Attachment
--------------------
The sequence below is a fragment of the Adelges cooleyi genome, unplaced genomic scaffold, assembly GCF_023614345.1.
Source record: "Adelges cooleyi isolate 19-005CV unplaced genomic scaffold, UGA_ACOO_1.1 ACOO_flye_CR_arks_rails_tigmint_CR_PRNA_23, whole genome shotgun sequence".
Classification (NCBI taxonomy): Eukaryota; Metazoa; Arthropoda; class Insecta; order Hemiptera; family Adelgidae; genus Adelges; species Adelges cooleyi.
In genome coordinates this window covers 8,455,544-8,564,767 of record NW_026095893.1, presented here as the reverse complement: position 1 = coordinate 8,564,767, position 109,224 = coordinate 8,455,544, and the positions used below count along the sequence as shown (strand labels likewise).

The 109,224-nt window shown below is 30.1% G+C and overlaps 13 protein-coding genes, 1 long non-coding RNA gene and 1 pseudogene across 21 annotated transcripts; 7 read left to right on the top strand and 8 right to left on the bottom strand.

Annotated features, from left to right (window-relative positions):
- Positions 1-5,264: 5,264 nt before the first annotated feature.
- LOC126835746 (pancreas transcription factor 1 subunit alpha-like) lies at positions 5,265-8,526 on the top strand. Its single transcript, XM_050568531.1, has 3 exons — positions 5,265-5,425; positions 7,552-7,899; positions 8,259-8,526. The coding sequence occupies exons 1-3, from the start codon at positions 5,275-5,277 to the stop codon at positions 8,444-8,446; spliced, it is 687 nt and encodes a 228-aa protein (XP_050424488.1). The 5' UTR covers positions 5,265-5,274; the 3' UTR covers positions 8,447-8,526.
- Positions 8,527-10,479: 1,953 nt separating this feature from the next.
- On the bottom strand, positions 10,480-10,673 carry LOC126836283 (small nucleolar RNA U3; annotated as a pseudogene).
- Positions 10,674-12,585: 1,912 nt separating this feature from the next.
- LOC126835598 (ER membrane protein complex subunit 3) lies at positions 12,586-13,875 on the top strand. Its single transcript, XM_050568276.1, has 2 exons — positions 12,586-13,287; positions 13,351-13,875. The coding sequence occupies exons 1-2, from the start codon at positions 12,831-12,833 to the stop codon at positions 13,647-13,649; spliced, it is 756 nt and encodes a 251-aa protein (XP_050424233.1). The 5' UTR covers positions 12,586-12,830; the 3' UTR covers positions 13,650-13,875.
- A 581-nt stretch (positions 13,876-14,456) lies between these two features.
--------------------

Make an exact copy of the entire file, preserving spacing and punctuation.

The sequence below is a fragment of the Adelges cooleyi genome, unplaced genomic scaffold, assembly GCF_023614345.1.
Source record: "Adelges cooleyi isolate 19-005CV unplaced genomic scaffold, UGA_ACOO_1.1 ACOO_flye_CR_arks_rails_tigmint_CR_PRNA_23, whole genome shotgun sequence".
Classification (NCBI taxonomy): Eukaryota; Metazoa; Arthropoda; class Insecta; order Hemiptera; family Adelgidae; genus Adelges; species Adelges cooleyi.
In genome coordinates this window covers 8,455,544-8,564,767 of record NW_026095893.1, presented here as the reverse complement: position 1 = coordinate 8,564,767, position 109,224 = coordinate 8,455,544, and the positions used below count along the sequence as shown (strand labels likewise).

The 109,224-nt window shown below is 30.1% G+C and overlaps 13 protein-coding genes, 1 long non-coding RNA gene and 1 pseudogene across 21 annotated transcripts; 7 read left to right on the top strand and 8 right to left on the bottom strand.

Annotated features, from left to right (window-relative positions):
- Positions 1-5,264: 5,264 nt before the first annotated feature.
- LOC126835746 (pancreas transcription factor 1 subunit alpha-like) lies at positions 5,265-8,526 on the top strand. Its single transcript, XM_050568531.1, has 3 exons — positions 5,265-5,425; positions 7,552-7,899; positions 8,259-8,526. The coding sequence occupies exons 1-3, from the start codon at positions 5,275-5,277 to the stop codon at positions 8,444-8,446; spliced, it is 687 nt and encodes a 228-aa protein (XP_050424488.1). The 5' UTR covers positions 5,265-5,274; the 3' UTR covers positions 8,447-8,526.
- Positions 8,527-10,479: 1,953 nt separating this feature from the next.
- On the bottom strand, positions 10,480-10,673 carry LOC126836283 (small nucleolar RNA U3; annotated as a pseudogene).
- Positions 10,674-12,585: 1,912 nt separating this feature from the next.
- LOC126835598 (ER membrane protein complex subunit 3) lies at positions 12,586-13,875 on the top strand. Its single transcript, XM_050568276.1, has 2 exons — positions 12,586-13,287; positions 13,351-13,875. The coding sequence occupies exons 1-2, from the start codon at positions 12,831-12,833 to the stop codon at positions 13,647-13,649; spliced, it is 756 nt and encodes a 251-aa protein (XP_050424233.1). The 5' UTR covers positions 12,586-12,830; the 3' UTR covers positions 13,650-13,875.
- A 581-nt stretch (positions 13,876-14,456) lies between these two features.